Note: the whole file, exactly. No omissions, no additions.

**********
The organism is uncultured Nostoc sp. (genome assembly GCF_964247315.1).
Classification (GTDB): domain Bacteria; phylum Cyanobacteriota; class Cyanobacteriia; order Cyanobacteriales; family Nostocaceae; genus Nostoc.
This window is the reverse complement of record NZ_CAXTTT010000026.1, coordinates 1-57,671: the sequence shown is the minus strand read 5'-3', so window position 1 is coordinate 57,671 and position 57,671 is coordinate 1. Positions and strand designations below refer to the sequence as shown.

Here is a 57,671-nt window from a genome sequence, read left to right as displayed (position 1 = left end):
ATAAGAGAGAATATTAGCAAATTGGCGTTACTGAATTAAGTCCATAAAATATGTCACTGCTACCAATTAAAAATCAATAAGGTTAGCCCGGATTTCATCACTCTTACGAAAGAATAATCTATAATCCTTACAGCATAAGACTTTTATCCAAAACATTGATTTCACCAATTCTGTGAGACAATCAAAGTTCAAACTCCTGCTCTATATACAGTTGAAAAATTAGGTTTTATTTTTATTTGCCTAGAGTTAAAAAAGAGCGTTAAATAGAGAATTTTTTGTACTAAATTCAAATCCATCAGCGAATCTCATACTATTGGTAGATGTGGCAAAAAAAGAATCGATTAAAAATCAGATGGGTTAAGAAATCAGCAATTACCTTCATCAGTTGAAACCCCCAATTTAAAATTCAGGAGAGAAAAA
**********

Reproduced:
The organism is uncultured Nostoc sp. (genome assembly GCF_964247315.1).
Classification (GTDB): domain Bacteria; phylum Cyanobacteriota; class Cyanobacteriia; order Cyanobacteriales; family Nostocaceae; genus Nostoc.
This window is the reverse complement of record NZ_CAXTTT010000026.1, coordinates 1-57,671: the sequence shown is the minus strand read 5'-3', so window position 1 is coordinate 57,671 and position 57,671 is coordinate 1. Positions and strand designations below refer to the sequence as shown.

Here is a 57,671-nt window from a genome sequence, read left to right as displayed (position 1 = left end):
ATAAGAGAGAATATTAGCAAATTGGCGTTACTGAATTAAGTCCATAAAATATGTCACTGCTACCAATTAAAAATCAATAAGGTTAGCCCGGATTTCATCACTCTTACGAAAGAATAATCTATAATCCTTACAGCATAAGACTTTTATCCAAAACATTGATTTCACCAATTCTGTGAGACAATCAAAGTTCAAACTCCTGCTCTATATACAGTTGAAAAATTAGGTTTTATTTTTATTTGCCTAGAGTTAAAAAAGAGCGTTAAATAGAGAATTTTTTGTACTAAATTCAAATCCATCAGCGAATCTCATACTATTGGTAGATGTGGCAAAAAAAGAATCGATTAAAAATCAGATGGGTTAAGAAATCAGCAATTACCTTCATCAGTTGAAACCCCCAATTTAAAATTCAGGAGAGAAAAA